Corals reefs are made up tiny individual coral polyps similar to sea anemones. These polyps secrete calcium carbonate which results in the formation of external skeletal structures referred to as reefs. The creation of coral reefs is a dynamic and intricate process involving continual coral polyp reproduction and the creation of a colorful and unique coral colony.
Coral reefs have a stony or rock like appearance due to the stone-like skeleton of each individual coral polyp. The skeleton is composed of calcium carbonate and is responsible for the form and shape of the reef structure. When a polyp lifts up from its base it will deposit a hard skeletal or calcium carbonate substance. This is why coral reefs grow in an upward direction. The hard skeletal substance deposited will then become a new base for young coral polyps to attach to and the cycle of detachment and skeletal deposit will begin again.
Coral reefs can be found in shallow water no more than 100 feet deep and lie between 30N to 30S of the equator. Water temperatures in areas where coral reefs are known to subside are usually 73F or warmer. A colony is composed of three zones including the base zone where coral polyps attach to a hard substrate such as a rock, the growing edge zone where the coral polyp asexually reproduce and the upper zone where light exposure occurs.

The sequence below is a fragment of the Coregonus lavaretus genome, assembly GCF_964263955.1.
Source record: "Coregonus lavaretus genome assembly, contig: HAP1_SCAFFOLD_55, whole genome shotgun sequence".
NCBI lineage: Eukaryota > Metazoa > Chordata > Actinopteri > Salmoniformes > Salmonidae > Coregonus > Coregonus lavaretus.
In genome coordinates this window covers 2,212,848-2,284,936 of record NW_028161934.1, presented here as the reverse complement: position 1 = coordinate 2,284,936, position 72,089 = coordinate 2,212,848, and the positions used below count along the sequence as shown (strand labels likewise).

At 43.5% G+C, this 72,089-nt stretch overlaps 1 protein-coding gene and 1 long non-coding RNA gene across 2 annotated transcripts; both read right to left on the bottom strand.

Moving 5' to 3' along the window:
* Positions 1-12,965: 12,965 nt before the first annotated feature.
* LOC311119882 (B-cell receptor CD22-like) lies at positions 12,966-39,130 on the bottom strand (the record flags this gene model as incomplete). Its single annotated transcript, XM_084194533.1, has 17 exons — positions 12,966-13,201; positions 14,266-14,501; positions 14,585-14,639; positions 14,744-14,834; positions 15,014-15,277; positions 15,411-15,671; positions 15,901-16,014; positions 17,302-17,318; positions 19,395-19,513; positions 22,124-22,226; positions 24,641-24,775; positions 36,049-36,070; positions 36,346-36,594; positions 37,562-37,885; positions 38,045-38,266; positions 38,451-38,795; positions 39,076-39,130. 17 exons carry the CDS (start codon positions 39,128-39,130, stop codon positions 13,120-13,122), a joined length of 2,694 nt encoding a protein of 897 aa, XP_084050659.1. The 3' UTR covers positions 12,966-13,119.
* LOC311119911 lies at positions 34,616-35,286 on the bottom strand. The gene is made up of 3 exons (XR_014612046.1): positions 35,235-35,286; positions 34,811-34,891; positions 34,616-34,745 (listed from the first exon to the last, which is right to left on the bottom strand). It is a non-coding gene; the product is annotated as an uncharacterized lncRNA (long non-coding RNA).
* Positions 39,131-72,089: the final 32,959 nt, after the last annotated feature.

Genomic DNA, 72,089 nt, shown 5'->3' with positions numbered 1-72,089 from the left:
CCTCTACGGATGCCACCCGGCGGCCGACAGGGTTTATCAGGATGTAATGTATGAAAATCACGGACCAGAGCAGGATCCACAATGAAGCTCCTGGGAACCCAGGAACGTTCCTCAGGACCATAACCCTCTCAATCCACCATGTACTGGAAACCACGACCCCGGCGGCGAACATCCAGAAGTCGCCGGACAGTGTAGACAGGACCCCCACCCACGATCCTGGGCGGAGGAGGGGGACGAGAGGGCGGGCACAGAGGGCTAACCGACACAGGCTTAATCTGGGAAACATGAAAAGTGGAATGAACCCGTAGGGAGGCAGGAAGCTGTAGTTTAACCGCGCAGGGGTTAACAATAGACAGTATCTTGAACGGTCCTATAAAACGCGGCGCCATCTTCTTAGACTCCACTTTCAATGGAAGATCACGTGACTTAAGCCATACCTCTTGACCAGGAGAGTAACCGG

As the coral reef continues to grow it takes on one of three distinct formations or structures. These are categorized as fringing, barrier and atoll. This is the basis by which coral reefs are classified.
Fringing reefs are coral reefs that continue to grow in close proximity to the shoreline in shallow water. Barrier reefs are extremely large continually growing reefs that are separated from land areas by the existence of a lagoon. Atoll reefs are ring shaped reefs found toward the surface of the sea over various circular land masses such as inactive volcanoes or submerged islands.
The growth rate for coral reefs is extremely slow and it can take over 10 000 years for a colony of larvae to successfully form a visible and clearly defined reef. Barrier reefs can take even longer to form. The Great Barrier Reef is one of the largest natural structures on earth and it has taken thousands upon thousands of years to create the formation now hailed as one the seven natural wonders of the world.
Coral reefs are an amazing natural structure providing a unique habitat, feeding area and breeding ground for numerous species of marine animals, reptiles, fish and birds.